Moths of North Carolina
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26 NC Records

Eido trimaculella (Fitch, 1856) - No Common Name


Taxonomy
Superfamily: Gelechioidea Family: OecophoridaeSubfamily: OecophorinaeTribe: OecophoriniP3 Number: 420062.00 MONA Number: 1068.00
Identification
Field Guide Descriptions: Beadle and Leckie (2012)Online Photographs: MPG, BugGuide, iNaturalist, Google, BAMONA, GBIFTechnical Description, Adults: Hodges (1974)                                                                                 
Adult Markings: The following is primarily based on the descriptions by Busck (1909) and Forbes (1923). The antenna is annulated with black and white, with each joint having a large white scale on the upper side. The third joint of the labial palp is blackish with two longitudinal white lines that terminate just before the base. The second joint is white-tipped and has a pointed ventral tuft of scales. The forewing is noticeably triangular, with a subfalcate apex and arched costa. The ground color is luteus but masked by a heavily dusting of fuscous coloration that produces an overall dusky brown color. White scales are sprinkling across the forewing and are most concentrated on the apical third where they sometimes form a whitish subterminal band. Three small pale costal spots are usually evident; one in the middle, one at the apical third that is the largest, and one just before the apex. The fringe is dark with a double series of pale bars, and the hindwing is dark. The patterning on this species is somewhat variable. The subfalcate apex and arched costa create a distinctive shape which, along with the maculation, is diagnostic.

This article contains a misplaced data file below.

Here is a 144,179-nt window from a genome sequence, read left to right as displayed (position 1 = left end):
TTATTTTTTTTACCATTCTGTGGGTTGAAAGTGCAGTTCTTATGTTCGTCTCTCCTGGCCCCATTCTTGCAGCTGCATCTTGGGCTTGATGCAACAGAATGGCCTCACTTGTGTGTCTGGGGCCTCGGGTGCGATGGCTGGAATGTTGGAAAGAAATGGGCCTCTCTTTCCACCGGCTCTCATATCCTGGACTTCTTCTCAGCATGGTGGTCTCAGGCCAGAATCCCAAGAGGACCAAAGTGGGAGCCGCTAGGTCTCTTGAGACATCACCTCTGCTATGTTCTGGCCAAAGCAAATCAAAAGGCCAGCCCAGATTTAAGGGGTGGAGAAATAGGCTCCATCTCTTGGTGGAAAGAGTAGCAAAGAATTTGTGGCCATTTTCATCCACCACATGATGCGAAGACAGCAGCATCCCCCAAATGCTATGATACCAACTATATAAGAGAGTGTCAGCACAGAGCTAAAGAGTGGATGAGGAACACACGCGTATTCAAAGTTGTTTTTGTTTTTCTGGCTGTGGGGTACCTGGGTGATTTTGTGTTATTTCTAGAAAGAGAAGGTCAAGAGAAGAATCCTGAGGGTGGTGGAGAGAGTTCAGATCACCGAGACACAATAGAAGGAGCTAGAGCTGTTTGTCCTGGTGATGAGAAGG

Wingspan: 13-16 mm (Busck, 1909)
Forewing Length: 5-8 mm (Hodges, 1974)
Adult ID Requirements: Identifiable from good quality photos of unworn specimens.
Immatures and Development: The larvae are fungus-feeders and are known to feed on bracket fungi (Hodges, 1974; Lawrence and Powell, 1969). They live in webbing beneath the fruiting body. Populations are univoltine and the larvae may overwinter in the fruiting body, although this has not been verified.
Distribution in North Carolina
Distribution: Eido trimaculella is widely distributed in eastern North America, with a few scattered records in the West in British Columbia, Alberta, and Saskatchewan. In the East, it occurs in southern Canada (Manitoba to Nova Scotia) and throughout most of the eastern US from the New England states south to Florida and westward to Louisiana, Arkansas, Illinois, and Minnesota. As of 2020, all of our records are from either the Piedmont or lower elevations in the mountains.
County Map: Clicking on a county returns the records for the species in that county.
Flight Dates:
 High Mountains (HM) ≥ 4,000 ft.
 Low Mountains (LM) < 4,000 ft.
 Piedmont (Pd)
 Coastal Plain (CP)

Click on graph to enlarge
Flight Comments: Adults have been observed from April through August in different areas of the range. North Carolina populations are univoltine, with adults flying from mid-April through May in the Piedmont and mid-May through June in the lower mountains.
Habitats and Life History